How’s that for a title?
Deuteronomy 22 is a chapter that a lot of people love to hate. Most often it is used to show how backwards and oppressive the Bible is to women. And, in all fairness, I can see why they think that. It’s a tricky chapter.
But I do think there is more going on here than we might initially think. And it is worth it to look closely at these laws and what they are designed to do.
I will barely be scratching the surface with my thoughts here. So feel free to add your own in the comments.
One thing became very clear from this chapter: In Israelite society, sex was incredibly important. Sexual activity could (aside from the consequences you might expect: pleasure, pregnancy, or disease) get you fined a hefty amount of money, trap you in a marriage that you legally cannot get out of, or get you killed.
They had to be very careful about who, when, and why they had sex.
Sex was not just a thing you did once and that was it. Even a rapist was forced to deal with the long-term consequences. If a man man raped a woman who was not engaged, he was forced pay the bride price, marry her, and could never divorce her.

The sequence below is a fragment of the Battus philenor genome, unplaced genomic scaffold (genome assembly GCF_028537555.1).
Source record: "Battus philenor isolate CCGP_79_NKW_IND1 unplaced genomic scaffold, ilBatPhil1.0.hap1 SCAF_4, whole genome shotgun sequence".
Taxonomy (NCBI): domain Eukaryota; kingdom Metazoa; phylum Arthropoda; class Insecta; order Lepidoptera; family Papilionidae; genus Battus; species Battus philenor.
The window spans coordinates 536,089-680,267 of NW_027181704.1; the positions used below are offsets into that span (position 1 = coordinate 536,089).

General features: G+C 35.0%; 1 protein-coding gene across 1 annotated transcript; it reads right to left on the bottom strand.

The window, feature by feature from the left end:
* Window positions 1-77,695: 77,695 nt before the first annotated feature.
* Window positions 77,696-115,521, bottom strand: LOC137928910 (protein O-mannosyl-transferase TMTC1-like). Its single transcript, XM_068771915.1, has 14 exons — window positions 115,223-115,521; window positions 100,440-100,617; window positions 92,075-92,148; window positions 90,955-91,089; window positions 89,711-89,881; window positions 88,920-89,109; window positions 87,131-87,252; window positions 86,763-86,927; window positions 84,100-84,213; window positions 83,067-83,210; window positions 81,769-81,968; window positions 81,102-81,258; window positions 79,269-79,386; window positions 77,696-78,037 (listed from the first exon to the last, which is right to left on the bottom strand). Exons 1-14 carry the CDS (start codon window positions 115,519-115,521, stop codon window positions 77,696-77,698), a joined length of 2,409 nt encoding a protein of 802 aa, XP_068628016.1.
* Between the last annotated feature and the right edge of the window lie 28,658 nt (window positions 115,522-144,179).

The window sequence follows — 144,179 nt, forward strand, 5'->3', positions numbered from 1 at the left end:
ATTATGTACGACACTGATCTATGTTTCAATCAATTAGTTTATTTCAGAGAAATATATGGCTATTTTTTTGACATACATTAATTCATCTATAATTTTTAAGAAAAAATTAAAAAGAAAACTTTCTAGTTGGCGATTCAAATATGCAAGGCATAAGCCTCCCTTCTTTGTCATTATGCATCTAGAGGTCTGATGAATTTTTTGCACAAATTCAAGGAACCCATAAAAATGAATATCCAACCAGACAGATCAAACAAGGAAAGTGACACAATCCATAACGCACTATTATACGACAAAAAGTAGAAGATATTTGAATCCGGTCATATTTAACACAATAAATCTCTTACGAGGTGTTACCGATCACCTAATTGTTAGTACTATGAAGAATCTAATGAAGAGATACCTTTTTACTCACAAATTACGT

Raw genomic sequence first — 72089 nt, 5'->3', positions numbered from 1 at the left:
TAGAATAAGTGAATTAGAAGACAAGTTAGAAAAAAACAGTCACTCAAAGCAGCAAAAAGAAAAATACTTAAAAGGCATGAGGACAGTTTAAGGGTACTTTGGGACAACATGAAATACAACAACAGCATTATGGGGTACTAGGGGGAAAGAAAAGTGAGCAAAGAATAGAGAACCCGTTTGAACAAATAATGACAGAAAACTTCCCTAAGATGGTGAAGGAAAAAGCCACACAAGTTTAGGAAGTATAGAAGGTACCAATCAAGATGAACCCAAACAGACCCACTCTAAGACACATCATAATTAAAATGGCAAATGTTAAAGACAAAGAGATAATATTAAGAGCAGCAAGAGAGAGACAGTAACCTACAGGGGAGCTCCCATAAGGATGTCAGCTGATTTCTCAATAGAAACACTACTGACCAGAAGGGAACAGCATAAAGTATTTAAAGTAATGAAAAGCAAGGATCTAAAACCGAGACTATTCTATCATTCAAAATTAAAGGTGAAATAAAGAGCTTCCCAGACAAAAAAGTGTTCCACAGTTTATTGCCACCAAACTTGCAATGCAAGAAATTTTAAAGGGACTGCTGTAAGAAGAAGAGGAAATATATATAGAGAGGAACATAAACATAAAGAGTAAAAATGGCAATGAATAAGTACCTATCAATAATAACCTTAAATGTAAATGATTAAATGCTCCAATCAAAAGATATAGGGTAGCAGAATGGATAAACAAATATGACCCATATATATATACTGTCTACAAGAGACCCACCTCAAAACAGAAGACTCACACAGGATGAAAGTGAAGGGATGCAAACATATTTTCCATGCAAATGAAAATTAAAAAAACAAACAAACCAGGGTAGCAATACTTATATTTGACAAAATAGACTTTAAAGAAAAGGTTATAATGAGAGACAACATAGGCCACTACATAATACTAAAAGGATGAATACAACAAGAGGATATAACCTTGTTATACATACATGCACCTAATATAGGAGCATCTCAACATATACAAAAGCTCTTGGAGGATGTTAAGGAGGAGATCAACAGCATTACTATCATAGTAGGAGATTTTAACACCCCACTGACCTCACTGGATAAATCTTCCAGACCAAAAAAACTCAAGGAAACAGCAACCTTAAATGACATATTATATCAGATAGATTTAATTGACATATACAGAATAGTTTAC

Now he has to care for her and provide for her for the rest of his life. I’m not saying that this is a great idea, but it tells us something about how they viewed sex. It was a marriage commitment. You want to have sex? Then you need to be prepared to deal with all the consequences.
For women, virginity was life.
A woman who was a virgin could get a husband and was fully protected under the law. If she wasn’t a virgin on the night she was married, it could end up with her being stoned to death (provided, of course, that this was not the result of rape).
For men, it was a non-issue. This seems a bit unfair. But there is no way to prove that a man is a virgin. So biology wins the day here.
Rape is never a topic I want to take lightly. It is serious. It destroys people. It is an all-together horrible thing that humans have invented. So I do want to treat this section with an appropriate measure of respect. If you don’t feel that I do, I sincerely apologize.
Here is a really interesting thing about their rape laws: If there is proof that a rape happened, the law always protects the woman.
Rapists always pay the price.
- If they rape an engaged woman, they die.
- If they rape an un-engaged woman, they are forced to care for her for the rest of their lives.
I feel like this chapter warrants a larger conversation than I am capable of having here. So I’d love some of your own thoughts. Particularly the women who read this blog. What do you see or feel when you read this chapter?